ISSN (Print) - 0012-9976 | ISSN (Online) - 2349-8846

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Saving Jobs and Averting Lay-offs amidst COVID-19 Lockdown

Despite unleashing a slew of relief measures, the state is grappling to ensure that employers abstain from imposing lay-offs, pay cuts or unpaid leave during the lockdown. Even if the state mandates employers to pay wages without any lay-offs, then, in this context, there is a need to advocate for wider coverage of labour legislation in India. In the short run, fixing accountability on employers for wages and jobs will provide an interim relief, but, in the long run, we need to take financial viability into consideration and provide stimulus wage subsidy.

The outbreak of coronavirus (COVID-19) has caused a full-blown health emergency leading to rising death tolls, and disrupted trade, mobility, and livelihood of millions of workers around the world. The looming pandemic threatens to disproportionately hit not only the health security in the short term, but also cause a devastating social and economic crisis over the months and years to come in developing countries. The magnitude of its impact shows multiplier effects when it is accompanied by a complete social and economic shutdown through several channels such as weakening of domestic demand, disruption in supply chain, decline in production, and job losses.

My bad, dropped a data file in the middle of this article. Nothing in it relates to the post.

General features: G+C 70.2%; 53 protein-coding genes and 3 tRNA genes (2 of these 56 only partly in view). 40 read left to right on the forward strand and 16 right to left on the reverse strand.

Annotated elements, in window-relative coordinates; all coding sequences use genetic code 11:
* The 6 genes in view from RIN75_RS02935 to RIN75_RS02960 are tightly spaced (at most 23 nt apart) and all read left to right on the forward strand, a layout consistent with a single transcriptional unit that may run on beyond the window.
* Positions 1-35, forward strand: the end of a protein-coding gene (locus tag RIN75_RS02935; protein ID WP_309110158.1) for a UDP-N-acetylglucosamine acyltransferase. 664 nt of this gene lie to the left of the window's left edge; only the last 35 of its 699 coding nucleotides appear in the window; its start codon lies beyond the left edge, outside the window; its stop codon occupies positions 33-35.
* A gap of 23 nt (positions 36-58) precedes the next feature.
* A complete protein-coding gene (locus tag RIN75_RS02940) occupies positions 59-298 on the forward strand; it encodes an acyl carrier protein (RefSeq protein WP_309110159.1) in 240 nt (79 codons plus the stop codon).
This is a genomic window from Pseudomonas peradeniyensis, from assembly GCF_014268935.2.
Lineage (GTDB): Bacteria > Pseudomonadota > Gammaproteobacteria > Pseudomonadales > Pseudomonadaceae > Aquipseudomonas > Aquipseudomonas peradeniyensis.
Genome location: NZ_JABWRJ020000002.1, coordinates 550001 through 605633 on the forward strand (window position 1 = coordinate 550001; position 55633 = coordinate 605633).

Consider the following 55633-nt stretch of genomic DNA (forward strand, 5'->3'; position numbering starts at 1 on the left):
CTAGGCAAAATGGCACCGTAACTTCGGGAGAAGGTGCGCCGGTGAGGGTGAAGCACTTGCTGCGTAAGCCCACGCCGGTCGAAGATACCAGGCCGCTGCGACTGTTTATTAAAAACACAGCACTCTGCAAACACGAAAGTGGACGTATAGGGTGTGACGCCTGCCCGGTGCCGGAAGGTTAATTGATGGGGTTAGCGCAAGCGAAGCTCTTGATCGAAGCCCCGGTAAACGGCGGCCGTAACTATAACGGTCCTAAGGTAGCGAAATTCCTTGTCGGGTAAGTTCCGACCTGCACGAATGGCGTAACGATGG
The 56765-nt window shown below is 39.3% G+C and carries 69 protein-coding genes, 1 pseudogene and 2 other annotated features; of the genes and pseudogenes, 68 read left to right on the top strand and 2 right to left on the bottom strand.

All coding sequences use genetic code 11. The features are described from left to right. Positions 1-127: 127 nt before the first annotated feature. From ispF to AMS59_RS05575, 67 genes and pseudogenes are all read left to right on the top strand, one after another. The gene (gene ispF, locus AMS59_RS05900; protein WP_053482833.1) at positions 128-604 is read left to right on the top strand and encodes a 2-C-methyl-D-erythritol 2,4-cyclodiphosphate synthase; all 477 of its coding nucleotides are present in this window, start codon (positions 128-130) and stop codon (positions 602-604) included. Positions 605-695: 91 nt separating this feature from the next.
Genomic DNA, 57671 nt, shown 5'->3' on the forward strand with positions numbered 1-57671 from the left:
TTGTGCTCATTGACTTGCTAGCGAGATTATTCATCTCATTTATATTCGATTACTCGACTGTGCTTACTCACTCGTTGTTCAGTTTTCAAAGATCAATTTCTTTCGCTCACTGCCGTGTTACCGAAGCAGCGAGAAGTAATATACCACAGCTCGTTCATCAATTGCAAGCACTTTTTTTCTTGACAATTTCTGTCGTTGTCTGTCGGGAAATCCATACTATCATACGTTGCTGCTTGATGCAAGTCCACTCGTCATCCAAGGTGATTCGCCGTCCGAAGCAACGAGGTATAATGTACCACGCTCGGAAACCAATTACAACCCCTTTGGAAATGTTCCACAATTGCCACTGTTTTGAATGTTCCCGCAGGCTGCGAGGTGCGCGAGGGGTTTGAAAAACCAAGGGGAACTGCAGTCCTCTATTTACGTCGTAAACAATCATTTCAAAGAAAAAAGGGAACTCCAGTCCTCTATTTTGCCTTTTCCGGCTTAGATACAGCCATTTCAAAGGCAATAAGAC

As the fifth largest economy, India’s nationwide lockdown, the biggest in the world, will be lifted sooner or later. However, the uncertainly of livelihood, wage loss and lay-offs is likely to linger much longer. The lockdown has not only inflicted incorrigible damages on the working lives of migrant, informal and precarious workers, but has induced a slump in activities of all sectors, from production to distribution to consumption. In order to subside its impact on labour markets, a soft law approach has been executed through an advisory from Ministry of Labour and Employment on 20 March 2020 requiring all employers/establishments not to terminate employees and not to cut wages of the workers, including contract and temporary workers (MOLE 2020).

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Updated On : 23rd Dec, 2020
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